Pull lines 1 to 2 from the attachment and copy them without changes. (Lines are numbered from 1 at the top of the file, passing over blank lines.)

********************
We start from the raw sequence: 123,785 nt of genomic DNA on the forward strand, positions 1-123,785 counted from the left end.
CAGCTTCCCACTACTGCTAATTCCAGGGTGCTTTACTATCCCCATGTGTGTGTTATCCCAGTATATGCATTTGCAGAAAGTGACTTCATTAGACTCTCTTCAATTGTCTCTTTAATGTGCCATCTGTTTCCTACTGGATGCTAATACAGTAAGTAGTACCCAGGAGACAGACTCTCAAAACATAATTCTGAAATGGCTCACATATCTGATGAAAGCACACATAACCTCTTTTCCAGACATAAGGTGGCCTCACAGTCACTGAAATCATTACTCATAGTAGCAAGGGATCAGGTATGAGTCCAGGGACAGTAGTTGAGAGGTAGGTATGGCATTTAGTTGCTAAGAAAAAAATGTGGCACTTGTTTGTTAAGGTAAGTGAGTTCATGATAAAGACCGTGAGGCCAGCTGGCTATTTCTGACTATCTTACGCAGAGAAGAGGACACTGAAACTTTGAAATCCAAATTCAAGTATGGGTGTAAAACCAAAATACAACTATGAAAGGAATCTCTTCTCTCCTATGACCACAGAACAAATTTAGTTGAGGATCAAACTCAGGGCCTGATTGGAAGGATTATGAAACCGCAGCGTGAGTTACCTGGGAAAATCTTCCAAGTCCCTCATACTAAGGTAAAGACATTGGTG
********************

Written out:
We start from the raw sequence: 123,785 nt of genomic DNA on the forward strand, positions 1-123,785 counted from the left end.
CAGCTTCCCACTACTGCTAATTCCAGGGTGCTTTACTATCCCCATGTGTGTGTTATCCCAGTATATGCATTTGCAGAAAGTGACTTCATTAGACTCTCTTCAATTGTCTCTTTAATGTGCCATCTGTTTCCTACTGGATGCTAATACAGTAAGTAGTACCCAGGAGACAGACTCTCAAAACATAATTCTGAAATGGCTCACATATCTGATGAAAGCACACATAACCTCTTTTCCAGACATAAGGTGGCCTCACAGTCACTGAAATCATTACTCATAGTAGCAAGGGATCAGGTATGAGTCCAGGGACAGTAGTTGAGAGGTAGGTATGGCATTTAGTTGCTAAGAAAAAAATGTGGCACTTGTTTGTTAAGGTAAGTGAGTTCATGATAAAGACCGTGAGGCCAGCTGGCTATTTCTGACTATCTTACGCAGAGAAGAGGACACTGAAACTTTGAAATCCAAATTCAAGTATGGGTGTAAAACCAAAATACAACTATGAAAGGAATCTCTTCTCTCCTATGACCACAGAACAAATTTAGTTGAGGATCAAACTCAGGGCCTGATTGGAAGGATTATGAAACCGCAGCGTGAGTTACCTGGGAAAATCTTCCAAGTCCCTCATACTAAGGTAAAGACATTGGTG